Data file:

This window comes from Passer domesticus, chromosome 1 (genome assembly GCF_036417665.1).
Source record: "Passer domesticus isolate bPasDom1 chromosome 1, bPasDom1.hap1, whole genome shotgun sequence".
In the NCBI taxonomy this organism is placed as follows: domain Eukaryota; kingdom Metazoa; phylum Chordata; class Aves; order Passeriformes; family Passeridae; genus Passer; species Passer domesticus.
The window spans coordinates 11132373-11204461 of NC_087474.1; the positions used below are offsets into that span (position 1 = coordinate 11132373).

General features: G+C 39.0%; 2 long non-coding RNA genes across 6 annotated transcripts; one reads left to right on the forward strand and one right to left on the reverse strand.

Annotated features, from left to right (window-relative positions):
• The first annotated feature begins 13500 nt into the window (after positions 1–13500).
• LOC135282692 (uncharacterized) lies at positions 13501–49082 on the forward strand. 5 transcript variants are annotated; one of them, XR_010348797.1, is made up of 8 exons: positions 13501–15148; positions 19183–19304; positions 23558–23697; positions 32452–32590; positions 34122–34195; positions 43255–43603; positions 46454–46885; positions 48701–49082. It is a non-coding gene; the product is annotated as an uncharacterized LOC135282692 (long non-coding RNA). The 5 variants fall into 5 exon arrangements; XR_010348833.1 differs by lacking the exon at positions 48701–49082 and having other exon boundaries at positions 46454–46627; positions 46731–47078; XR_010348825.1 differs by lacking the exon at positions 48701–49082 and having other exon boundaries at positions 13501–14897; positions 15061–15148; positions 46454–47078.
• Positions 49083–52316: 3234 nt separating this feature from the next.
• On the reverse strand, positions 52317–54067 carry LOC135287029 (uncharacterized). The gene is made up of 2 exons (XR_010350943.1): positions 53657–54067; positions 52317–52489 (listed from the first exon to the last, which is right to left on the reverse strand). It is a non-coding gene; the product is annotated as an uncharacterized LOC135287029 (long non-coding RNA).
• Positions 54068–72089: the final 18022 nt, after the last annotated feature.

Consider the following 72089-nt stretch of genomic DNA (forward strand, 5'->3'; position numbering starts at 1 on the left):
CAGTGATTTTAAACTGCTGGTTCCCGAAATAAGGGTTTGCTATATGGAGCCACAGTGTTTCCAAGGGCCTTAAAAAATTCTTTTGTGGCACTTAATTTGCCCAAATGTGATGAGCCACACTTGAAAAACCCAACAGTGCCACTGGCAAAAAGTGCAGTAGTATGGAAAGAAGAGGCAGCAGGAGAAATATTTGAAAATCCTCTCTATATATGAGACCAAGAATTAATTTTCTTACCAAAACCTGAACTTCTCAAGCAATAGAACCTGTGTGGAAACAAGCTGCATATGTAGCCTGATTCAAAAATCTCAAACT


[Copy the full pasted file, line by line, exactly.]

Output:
This window comes from Passer domesticus, chromosome 1 (genome assembly GCF_036417665.1).
Source record: "Passer domesticus isolate bPasDom1 chromosome 1, bPasDom1.hap1, whole genome shotgun sequence".
In the NCBI taxonomy this organism is placed as follows: domain Eukaryota; kingdom Metazoa; phylum Chordata; class Aves; order Passeriformes; family Passeridae; genus Passer; species Passer domesticus.
The window spans coordinates 11132373-11204461 of NC_087474.1; the positions used below are offsets into that span (position 1 = coordinate 11132373).

General features: G+C 39.0%; 2 long non-coding RNA genes across 6 annotated transcripts; one reads left to right on the forward strand and one right to left on the reverse strand.

Annotated features, from left to right (window-relative positions):
• The first annotated feature begins 13500 nt into the window (after positions 1–13500).
• LOC135282692 (uncharacterized) lies at positions 13501–49082 on the forward strand. 5 transcript variants are annotated; one of them, XR_010348797.1, is made up of 8 exons: positions 13501–15148; positions 19183–19304; positions 23558–23697; positions 32452–32590; positions 34122–34195; positions 43255–43603; positions 46454–46885; positions 48701–49082. It is a non-coding gene; the product is annotated as an uncharacterized LOC135282692 (long non-coding RNA). The 5 variants fall into 5 exon arrangements; XR_010348833.1 differs by lacking the exon at positions 48701–49082 and having other exon boundaries at positions 46454–46627; positions 46731–47078; XR_010348825.1 differs by lacking the exon at positions 48701–49082 and having other exon boundaries at positions 13501–14897; positions 15061–15148; positions 46454–47078.
• Positions 49083–52316: 3234 nt separating this feature from the next.
• On the reverse strand, positions 52317–54067 carry LOC135287029 (uncharacterized). The gene is made up of 2 exons (XR_010350943.1): positions 53657–54067; positions 52317–52489 (listed from the first exon to the last, which is right to left on the reverse strand). It is a non-coding gene; the product is annotated as an uncharacterized LOC135287029 (long non-coding RNA).
• Positions 54068–72089: the final 18022 nt, after the last annotated feature.

Consider the following 72089-nt stretch of genomic DNA (forward strand, 5'->3'; position numbering starts at 1 on the left):
CAGTGATTTTAAACTGCTGGTTCCCGAAATAAGGGTTTGCTATATGGAGCCACAGTGTTTCCAAGGGCCTTAAAAAATTCTTTTGTGGCACTTAATTTGCCCAAATGTGATGAGCCACACTTGAAAAACCCAACAGTGCCACTGGCAAAAAGTGCAGTAGTATGGAAAGAAGAGGCAGCAGGAGAAATATTTGAAAATCCTCTCTATATATGAGACCAAGAATTAATTTTCTTACCAAAACCTGAACTTCTCAAGCAATAGAACCTGTGTGGAAACAAGCTGCATATGTAGCCTGATTCAAAAATCTCAAACT